MoJ staff extend strike against shared services outsourcing

Civil servants at the Ministry of Justice’s (MoJ) shared service centre in Newport have voted to extend their strike this week from one to two days.

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Civil servants at the Ministry of Justice’s (MoJ) shared service centre in Newport have voted to extend their strike this week from one to two days.

The action is being taken against proposals to outsource the department’s back office services to Shared Services Connected Limited (SSCL).

The staff members in Newport, who are represented by the Public and Commercial Services (PCS) union, announced plans to go on strike this Thursday just a few days ago.

However, this weekend “a clear majority” of union members voted for a further day’s action, meaning that the civil servants will walk out on Friday 1 August as well, according to a PCS spokesperson.

They join civil servants at another MoJ shared service centre in Bootle, Merseyside, who have been picketing against the plans since last Thursday in a six-day strike that is due to conclude at the end of this week. 

MoJ staff at both offices went on strike over the proposals on 30 June and have also signed up to an overtime ban until 31 August.

The MoJ employees are concerned about plans for the ministry to join other Whitehall departments in outsourcing back office functions such as procurement, finance, payroll and HR to SSCL.

PCS claimed that the transfer will result in office closures and the loss of 500 jobs, and has expressed concern that it could lead to personal and commercially sensitive data currently handled by civil servants being dealt with by a private firm overseas.

The venture, which was launched at the end of last year, is 75 percent owned by French multinational Steria and 25 percent owned by the government.

A Ministry of Justice spokesperson said: "We have engaged with staff and unions throughout this process and have listened to their concerns. We are disappointed with their decision to strike.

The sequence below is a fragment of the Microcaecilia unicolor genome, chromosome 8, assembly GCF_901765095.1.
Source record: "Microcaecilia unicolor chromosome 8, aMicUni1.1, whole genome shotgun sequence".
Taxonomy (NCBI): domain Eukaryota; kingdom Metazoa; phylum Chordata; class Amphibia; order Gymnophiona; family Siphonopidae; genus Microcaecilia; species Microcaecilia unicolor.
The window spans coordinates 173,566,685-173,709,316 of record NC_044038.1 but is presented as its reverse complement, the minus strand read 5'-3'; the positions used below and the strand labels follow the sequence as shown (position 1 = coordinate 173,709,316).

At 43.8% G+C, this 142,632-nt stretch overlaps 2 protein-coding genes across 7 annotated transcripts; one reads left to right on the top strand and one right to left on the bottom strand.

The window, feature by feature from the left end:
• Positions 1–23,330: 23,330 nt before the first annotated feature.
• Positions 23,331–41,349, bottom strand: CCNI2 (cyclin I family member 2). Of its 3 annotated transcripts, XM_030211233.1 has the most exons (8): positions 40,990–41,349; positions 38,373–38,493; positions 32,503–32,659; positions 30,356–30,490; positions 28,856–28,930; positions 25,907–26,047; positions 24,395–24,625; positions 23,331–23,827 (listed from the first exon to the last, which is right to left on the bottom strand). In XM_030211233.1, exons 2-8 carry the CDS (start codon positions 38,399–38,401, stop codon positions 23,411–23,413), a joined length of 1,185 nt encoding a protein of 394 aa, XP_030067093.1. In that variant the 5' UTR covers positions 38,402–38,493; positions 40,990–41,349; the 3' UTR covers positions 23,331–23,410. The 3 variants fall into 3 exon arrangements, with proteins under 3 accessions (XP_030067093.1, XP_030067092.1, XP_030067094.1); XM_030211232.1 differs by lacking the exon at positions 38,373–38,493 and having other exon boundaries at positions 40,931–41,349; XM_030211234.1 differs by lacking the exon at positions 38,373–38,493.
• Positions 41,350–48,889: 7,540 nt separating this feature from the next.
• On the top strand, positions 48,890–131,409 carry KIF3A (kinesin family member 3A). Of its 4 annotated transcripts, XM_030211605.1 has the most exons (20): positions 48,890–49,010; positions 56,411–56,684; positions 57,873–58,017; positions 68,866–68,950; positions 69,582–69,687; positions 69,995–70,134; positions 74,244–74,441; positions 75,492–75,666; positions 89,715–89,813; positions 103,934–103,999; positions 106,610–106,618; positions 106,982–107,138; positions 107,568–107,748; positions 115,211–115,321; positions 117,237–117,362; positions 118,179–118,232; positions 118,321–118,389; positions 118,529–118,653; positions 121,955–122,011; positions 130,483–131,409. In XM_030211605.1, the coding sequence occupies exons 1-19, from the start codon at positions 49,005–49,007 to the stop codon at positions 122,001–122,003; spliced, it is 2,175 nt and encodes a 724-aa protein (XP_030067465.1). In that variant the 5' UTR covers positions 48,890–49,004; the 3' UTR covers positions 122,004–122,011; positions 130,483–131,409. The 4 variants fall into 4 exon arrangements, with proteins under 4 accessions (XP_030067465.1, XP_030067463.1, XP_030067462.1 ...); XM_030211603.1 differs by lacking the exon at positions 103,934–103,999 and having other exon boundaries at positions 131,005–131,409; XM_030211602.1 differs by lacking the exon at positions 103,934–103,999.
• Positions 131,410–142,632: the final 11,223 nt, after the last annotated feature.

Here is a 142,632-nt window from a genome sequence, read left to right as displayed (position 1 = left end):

"Our contingency measures will ensure that staff are paid on time and that this action has minimal impact. We need to modernise our aging back office systems and make them more efficient for taxpayers — this change will save over £100m of public money in the next seven years.

"Staff will have their current terms, conditions and pensions transferred to their new employer.”

It emerged last month that the MoJ had to write off £56 million in IT costs after abandoning its shared services programme. The majority of the losses were caused by a failed project to build an ERP system, which Steria had been responsible for developing.  

A number of MPs representing the constituencies affected have been vocal in their opposition to the MoJ’s plans.

In particular, Paul Flynn, Labour MP for Newport West, criticised the decision by the MoJ to abandon its own shared services programme in favour of SSCL during a House of Commons debate earlier this month.

He said: “It seems an act of madness to take successful jobs from an initiative developed in Newport and send them overseas, and to spread the profits to a foreign company.”

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